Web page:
What is Botanical Art?
Botanical art is a visual description of a plant that is both scientifically accurate and aesthetically pleasing. The botanical artist must capture the essence of the plant, describing in detail how it looks, feels and grows, in a way that is both compelling and informative to the viewer.
Botanical art covers a wide spectrum of styles, from scientific illustration to floral art, all taking inspiration from the natural world.
Scientific illustration takes an objective approach, with little room for personal interpretation.
Floral art has a subjective approach, evoked by the artist’s emotional response to the natural world.
In this course we will be focusing on botanical art which sits somewhere between the two.
“Nature is the best and the shortest route towards knowledge”
Inscribed on the wall of a temple in Luxor
Throughout history, botanical art has played an important role in documenting and recording the natural world. It has been used to create herbals, illustrate scientific texts, document new discoveries, and render in exquisite detail collections of plants from around the world.
In the twentieth century, interest in botanical art declined, due partly to the emergence of photography and the advent of new tastes in art. However, in the past thirty years, there has been a resurgence of interest, and botanical art is currently undergoing a renaissance.
It still retains a significant role in science, illustrating new and endangered species and documenting the changes occurring in our ecosystems.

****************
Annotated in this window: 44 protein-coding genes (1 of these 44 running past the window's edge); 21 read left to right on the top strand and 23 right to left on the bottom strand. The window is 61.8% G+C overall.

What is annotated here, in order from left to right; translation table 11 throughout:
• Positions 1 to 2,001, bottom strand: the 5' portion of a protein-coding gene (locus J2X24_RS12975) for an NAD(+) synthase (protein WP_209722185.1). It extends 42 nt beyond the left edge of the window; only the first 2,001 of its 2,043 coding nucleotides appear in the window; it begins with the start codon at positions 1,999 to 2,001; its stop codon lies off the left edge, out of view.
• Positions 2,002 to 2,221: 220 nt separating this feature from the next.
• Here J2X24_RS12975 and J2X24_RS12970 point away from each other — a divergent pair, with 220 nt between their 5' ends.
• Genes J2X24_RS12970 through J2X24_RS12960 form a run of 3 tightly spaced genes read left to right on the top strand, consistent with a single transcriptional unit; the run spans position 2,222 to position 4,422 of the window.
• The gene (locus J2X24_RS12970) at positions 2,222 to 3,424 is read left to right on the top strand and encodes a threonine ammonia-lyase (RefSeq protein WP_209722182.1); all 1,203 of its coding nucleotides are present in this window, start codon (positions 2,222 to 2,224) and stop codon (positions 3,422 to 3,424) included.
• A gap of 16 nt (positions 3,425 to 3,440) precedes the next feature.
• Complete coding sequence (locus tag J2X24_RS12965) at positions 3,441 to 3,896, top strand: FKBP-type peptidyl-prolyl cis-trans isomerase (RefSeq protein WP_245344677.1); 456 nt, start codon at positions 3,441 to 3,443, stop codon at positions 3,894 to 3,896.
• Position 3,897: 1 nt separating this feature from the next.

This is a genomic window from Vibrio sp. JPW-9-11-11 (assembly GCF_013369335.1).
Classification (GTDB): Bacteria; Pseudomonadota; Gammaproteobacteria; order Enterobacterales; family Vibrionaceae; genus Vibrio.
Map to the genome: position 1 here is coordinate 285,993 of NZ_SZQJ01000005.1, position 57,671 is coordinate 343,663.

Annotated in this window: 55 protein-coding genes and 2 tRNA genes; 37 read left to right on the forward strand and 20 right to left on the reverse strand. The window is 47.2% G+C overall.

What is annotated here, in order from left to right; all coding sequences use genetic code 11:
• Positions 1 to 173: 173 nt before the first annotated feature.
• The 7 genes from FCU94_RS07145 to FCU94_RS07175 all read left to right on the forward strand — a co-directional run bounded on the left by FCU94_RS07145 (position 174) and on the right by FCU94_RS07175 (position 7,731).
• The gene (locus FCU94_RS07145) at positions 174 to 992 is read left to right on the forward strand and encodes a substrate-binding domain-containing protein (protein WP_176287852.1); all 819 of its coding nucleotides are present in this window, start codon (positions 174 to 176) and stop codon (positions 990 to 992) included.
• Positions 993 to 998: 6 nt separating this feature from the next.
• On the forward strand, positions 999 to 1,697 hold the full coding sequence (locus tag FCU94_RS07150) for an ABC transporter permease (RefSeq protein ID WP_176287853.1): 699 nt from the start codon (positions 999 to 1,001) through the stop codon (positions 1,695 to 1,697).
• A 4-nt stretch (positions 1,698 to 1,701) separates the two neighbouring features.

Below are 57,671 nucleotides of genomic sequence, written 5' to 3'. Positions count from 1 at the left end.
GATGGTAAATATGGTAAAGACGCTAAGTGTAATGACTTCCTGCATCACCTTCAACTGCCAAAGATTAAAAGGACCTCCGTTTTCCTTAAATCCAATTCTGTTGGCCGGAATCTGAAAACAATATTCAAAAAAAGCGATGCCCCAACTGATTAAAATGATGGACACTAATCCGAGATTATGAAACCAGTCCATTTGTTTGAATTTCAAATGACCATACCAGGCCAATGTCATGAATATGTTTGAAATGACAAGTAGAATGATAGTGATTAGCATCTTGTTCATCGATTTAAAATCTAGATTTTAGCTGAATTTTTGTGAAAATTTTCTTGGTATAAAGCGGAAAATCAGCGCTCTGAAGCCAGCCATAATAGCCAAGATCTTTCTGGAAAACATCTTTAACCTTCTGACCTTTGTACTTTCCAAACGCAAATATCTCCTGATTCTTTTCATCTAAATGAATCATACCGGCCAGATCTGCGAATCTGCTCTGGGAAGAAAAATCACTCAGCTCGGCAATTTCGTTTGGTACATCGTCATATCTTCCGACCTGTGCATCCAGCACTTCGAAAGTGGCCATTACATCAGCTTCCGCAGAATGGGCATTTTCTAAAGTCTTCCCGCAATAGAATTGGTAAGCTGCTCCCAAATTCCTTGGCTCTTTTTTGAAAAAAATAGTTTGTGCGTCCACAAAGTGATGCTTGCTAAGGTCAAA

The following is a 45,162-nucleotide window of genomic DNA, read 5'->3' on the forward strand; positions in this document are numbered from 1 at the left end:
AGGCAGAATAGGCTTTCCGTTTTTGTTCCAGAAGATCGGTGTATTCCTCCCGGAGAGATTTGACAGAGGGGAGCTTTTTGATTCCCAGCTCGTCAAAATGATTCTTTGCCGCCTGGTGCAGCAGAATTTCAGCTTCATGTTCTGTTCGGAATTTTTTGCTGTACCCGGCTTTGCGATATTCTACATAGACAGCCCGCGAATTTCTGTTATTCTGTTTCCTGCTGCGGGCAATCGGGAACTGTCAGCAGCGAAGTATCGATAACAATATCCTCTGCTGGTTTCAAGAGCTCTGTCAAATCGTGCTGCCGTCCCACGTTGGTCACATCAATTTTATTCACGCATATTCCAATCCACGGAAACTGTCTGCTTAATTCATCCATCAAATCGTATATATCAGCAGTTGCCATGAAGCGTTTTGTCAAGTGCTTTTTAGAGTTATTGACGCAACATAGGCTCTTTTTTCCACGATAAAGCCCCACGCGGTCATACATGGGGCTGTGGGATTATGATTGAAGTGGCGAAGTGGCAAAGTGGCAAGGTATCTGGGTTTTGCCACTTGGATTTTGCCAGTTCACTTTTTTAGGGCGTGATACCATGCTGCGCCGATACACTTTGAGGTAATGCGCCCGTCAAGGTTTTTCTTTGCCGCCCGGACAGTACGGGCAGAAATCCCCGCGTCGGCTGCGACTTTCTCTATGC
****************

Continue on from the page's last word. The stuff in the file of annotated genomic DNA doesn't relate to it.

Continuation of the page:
It is also evolving as a new art form. Botanical artists are respected for their attention to detail, their technical skills and mastery of their chosen medium. Many are pushing the traditional boundaries with new approaches to composition, materials and subject matter.
Today botanical art is not just about creating a scientific record. We have become more subjective in our approach, using botanical art to express our appreciation for the beautiful colours, shapes and textures found in the natural world.
The first step to becoming a botanical artist is to define what it is about botanical art that you admire.
We all love nature, but if art is a language, what is it that we want to say?
Please write a short paragraph about what inspires you to paint botanical art:
What motivates you, what captures your interest, what do you enjoy about painting?
Where on the spectrum between botanical illustration and floral art do you see yourself?
Which botanical artist or artists (if any) do you admire?
This is my answer-
I like botanical art because it creates an intimate connection with the natural world. I am drawn to meadows and woods, areas that are a little wild and untamed. Even a roadside verge is an area of wonder. I like the plants that people don’t always notice- wildflowers and lichens, the quiet things in nature. Botanical art is a way of showcasing their beauty and importance, elevating their status.
My favourite botanical artist is Ferdinand Bauer (1760-1826). Not only was he a superb draftsman, but he was a master colorist, devising a completely innovative technique of recording colour.